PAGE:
Echoing his sentiments, Lianne Van Den Bos, an Analyst with Euromonitor International, said: "Domestic companies have an advantage when it comes to understanding the demands and habits of local consumers, as well as when it comes to minimising production costs, while international companies have stronger capital and economies of scale on their side.
"By acquiring local businesses, global players can make up for their lack of knowledge about the domestic market. It also tackles the problem of having no local network and no resources within the country."
As to changes within the local market, Van Den Bos said: "We have noticed that the number of people working overtime is continuing to increase. This has led to growing demand for convenience food, such as cereals and energy bars – basically anything that can be eaten quickly going to and from work."
Despite this growing penchant for convenience food, it was clear from the range of foodstuff on show that fresh, organic and additive-free products remain the mainstay of the domestic market. In line with this, many exhibitors saw this as their primary focus for 2017.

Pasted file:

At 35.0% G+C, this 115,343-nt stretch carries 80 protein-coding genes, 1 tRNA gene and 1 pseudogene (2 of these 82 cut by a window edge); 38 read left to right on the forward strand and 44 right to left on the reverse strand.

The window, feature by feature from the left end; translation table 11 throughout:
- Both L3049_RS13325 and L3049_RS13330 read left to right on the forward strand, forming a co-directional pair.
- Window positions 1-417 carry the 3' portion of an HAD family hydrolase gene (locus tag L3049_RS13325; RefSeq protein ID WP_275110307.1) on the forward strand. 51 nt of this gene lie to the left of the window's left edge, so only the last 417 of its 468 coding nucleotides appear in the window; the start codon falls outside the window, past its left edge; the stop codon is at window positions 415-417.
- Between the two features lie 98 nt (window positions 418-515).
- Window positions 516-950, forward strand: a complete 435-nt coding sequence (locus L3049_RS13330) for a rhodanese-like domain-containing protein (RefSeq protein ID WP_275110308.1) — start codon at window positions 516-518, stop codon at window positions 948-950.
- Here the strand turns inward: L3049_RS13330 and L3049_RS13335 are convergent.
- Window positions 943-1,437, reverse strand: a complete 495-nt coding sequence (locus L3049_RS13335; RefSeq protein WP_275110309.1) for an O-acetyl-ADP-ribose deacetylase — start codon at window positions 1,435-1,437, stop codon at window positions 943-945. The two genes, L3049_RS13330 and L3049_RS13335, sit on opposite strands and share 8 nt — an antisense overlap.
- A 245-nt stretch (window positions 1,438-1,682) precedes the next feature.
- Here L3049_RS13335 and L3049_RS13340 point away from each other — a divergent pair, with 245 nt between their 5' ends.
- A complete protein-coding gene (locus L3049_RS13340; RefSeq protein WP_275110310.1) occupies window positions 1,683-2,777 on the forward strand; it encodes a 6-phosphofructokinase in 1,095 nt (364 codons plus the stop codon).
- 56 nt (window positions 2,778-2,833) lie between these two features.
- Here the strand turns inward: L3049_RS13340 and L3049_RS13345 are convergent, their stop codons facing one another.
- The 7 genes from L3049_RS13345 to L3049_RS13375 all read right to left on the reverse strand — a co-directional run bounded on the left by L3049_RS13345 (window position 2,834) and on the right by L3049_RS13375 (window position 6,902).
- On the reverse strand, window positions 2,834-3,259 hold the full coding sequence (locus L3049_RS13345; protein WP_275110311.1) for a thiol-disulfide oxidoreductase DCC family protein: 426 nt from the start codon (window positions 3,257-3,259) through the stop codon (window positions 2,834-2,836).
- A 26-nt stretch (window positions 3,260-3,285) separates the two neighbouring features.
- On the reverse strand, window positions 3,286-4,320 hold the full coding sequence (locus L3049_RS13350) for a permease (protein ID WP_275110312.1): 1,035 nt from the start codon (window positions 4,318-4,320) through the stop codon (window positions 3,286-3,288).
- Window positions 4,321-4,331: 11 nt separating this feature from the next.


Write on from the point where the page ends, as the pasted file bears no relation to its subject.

Highlighting this, Dang Thanh Trung, one of the buyers at the event, said: "Traditionally, vegetables in Vietnam have been grown using natural fertilisers, rather than with chemical treatments that may have detrimental side effects. As a result, people are becoming increasingly concerned about how their food is produced.
"Like many people, I am here today specifically to source fresh organic products. I am also interested, however, in using organic agricultural technology to grow vegetables at home."
One company well-equipped to serve that particular requirement is Hanoi-based Vietnam Hydroponic Produce Import/Export, with company Director Tran Quoc Tuan saying: "We offer consumers a whole new way of growing vegetables at home, allowing them to be cultivated on high shelves without the need for fertiliser, soil or large spaces.
"Our shelving system allows buyers to grow their own fresh organic vegetables at home, with each shelf costing about 6,500,000 Vietnamese Dong (US$285), including delivery and assembly. Typically, it only takes two to three weeks from seed to harvest using our system."
The Vietnam FoodExpo 2016 was held from 16-19 November at the Saigon Exhibition and Convention Centre (SECC). The 10,000-square-metre venue hosted more than 500 booths from some 300 businesses from 20 countries and regions.
Pham Tuong Vi, Special Correspondent, Ho Chi Minh City